Asset Inventory: Portfolio Review
Most Expats will agree that coming home is way more shocking that leaving. Planning your financial details prior to return helps the reintegration process go smoothly. You will need energy to focus on the cultural reintegration – let us know that you are coming home and we can make sure no stone goes unturned.
Even as psychologists have developed an understanding of the personal and family characteristics that predict expatriate success, nagging questions remain. Likewise, few studies have explored how to prepare people for their return home–a time fraught with upheaval and, sometimes, disappointment. The biggest battle for people is not severing ties to Canada and moving half way across the world to another time zone – it is coming home.
Determination of Residency Status:
When you get into your car to travel to a new place, you may go to an online map site for directions. Applying that strategy on repatriation to Canada may help you reach financial destinations too. When driving, you need to consider many variables: traffic, the weather and gas are probably on your mind. When you chart your financial course upon return to Canada, you need to keep certain things in mind too.
How does the change in your tax status affect your current portfolio?
Is your personal Will in order, any changes to your estate planning needs?
How has your retirement strategy changed? Identify your new financial priorities to help with your investment decision making process.
You can still reduce taxes on return and in the future as a resident of Canada.
Preparing thorough asset strategies (with full disclosure of the job opportunity and future plans) is critical. If this is overlooked, Expats may find themselves paying taxes on offshore earnings several years after they assumed that ties had been severed. Remember that as every case is different; avoid generic advice by former well meaning Expats. Tax laws change continuously. We offer comprehensive services which address the big picture – ‘more than just tax’.
Working outside Canada does not necessarily mean taxes are not paid in Canada. Compared to Americans who are taxed on citizenship, Canadians are taxed on residency and often at a higher rate than UK or US residents. Do not assume that non-reporting of overseas income will remain undetected by CCRA. In general, in determining whether or not a person is resident in Canada one must look to both factual tests relevant to common law rules (largely derived from UK tax cases) as well as statutory rules found in the Income Tax Act. In addition, in many cases “tie breaker” rules found in Canada’s tax treaties may also come into play. These rules are all discussed in general terms below.
An individual will be resident in Canada in a particular year if that individual is “ordinarily resident” in Canada in that year. Disputes with the Canada Revenue Agency most often arise in this regard in connection with individuals who attempt to cease being in resident in Canada for tax purposes. The most significant of these rules is one that states that where, in any particular year, an individual “sojourns” in Canada for 183 days or more, that individual will be deemed to be resident in Canada throughout that particular taxation year. To “sojourn” is usually interpreted as being the equivalent of “visit” or “stay temporarily”.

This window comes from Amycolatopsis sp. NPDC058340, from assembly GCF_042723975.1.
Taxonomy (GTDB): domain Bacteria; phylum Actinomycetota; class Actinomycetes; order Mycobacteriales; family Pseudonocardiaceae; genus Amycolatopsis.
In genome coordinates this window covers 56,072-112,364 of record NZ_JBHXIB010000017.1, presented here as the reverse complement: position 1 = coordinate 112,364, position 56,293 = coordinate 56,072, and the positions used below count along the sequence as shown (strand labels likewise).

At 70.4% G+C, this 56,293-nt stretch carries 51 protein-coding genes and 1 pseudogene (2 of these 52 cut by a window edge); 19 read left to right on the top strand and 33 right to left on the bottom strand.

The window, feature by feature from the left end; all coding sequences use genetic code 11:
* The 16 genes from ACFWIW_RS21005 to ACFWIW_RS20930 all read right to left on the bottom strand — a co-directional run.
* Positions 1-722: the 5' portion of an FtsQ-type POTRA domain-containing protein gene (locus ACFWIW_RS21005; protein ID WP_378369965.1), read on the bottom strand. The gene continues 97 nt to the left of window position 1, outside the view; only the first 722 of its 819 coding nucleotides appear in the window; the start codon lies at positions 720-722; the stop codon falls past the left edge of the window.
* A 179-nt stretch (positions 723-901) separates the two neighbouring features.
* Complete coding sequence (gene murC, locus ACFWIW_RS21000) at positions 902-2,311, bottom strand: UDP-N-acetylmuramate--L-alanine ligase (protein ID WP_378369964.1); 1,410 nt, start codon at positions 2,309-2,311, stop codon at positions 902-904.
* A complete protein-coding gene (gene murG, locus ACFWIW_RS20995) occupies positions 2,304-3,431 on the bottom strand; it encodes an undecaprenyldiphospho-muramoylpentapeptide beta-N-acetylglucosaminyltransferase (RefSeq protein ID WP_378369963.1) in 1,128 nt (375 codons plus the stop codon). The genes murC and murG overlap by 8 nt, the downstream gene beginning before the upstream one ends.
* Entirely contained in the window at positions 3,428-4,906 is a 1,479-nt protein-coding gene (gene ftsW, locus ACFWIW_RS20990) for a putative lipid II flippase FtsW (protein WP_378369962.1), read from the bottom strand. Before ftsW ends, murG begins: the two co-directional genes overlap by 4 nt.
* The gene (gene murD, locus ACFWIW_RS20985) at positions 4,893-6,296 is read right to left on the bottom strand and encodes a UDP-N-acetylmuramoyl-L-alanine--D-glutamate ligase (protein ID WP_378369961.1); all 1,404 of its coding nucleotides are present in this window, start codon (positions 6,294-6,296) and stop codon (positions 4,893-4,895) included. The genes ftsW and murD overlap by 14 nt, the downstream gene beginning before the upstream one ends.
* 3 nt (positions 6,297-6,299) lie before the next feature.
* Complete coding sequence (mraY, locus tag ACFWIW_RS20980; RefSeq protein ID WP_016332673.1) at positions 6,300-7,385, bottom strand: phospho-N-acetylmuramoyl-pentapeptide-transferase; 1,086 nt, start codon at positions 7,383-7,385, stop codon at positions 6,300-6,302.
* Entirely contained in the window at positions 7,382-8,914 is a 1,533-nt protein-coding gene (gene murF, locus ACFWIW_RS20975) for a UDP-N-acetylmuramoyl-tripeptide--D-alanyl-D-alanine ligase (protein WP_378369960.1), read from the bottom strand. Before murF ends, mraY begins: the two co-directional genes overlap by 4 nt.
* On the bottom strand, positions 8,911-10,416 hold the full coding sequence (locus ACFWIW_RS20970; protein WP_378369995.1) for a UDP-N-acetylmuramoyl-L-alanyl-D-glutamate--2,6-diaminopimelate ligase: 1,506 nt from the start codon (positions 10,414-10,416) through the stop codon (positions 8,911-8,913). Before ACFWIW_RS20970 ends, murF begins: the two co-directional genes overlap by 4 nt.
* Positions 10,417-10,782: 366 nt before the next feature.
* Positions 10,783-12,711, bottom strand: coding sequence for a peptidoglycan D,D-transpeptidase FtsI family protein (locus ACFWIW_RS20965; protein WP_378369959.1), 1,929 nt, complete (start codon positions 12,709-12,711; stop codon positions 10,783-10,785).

There is little Canadian case law dealing with the residency of trusts for tax purposes. However, the general rule that most tax practitioners follow is that a trust will be considered to be resident where a majority of its trustees reside. The Canada Revenue Agency’s views on the residency of trusts are summarized in Interpretation Bulletin IT-447.
Any corporation incorporated in Canada after April 26, 1965 is deemed to be resident in Canada. A corporation incorporated outside of Canada may still be considered to be resident in Canada if its “mind and management” or “central management and control” are situated in Canada. Normally, this is found in the place where the director’s meetings are held.
Application of Treaties:
Canada’s tax treaties generally have rules that come into play where a person would otherwise be considered to be resident in both Canada and the other country that is party to that treaty (“tie breaker rules”). In the case of individuals (other than trusts) these rules normally provide as follows:
- If the individual has a permanent home available to him in one (but not both) of those countries, he shall be deemed to be resident in that country;
- If the individual has a permanent home available to him in both or none of those countries he will be deemed to be resident in the country with which his personal and economic relations are closer (“centre of vital interests”);
- If the country with which he has his centre of vital interests cannot be determined, he will be deemed to be resident in the country in which he has a habitual abode;
- If he has an habitual abode in both or neither country, he will be deemed to be resident in the country of which he is a citizen; and
- If he is a citizen of both or neither country, the “competent authorities” of both countries will settle the question by mutual agreement.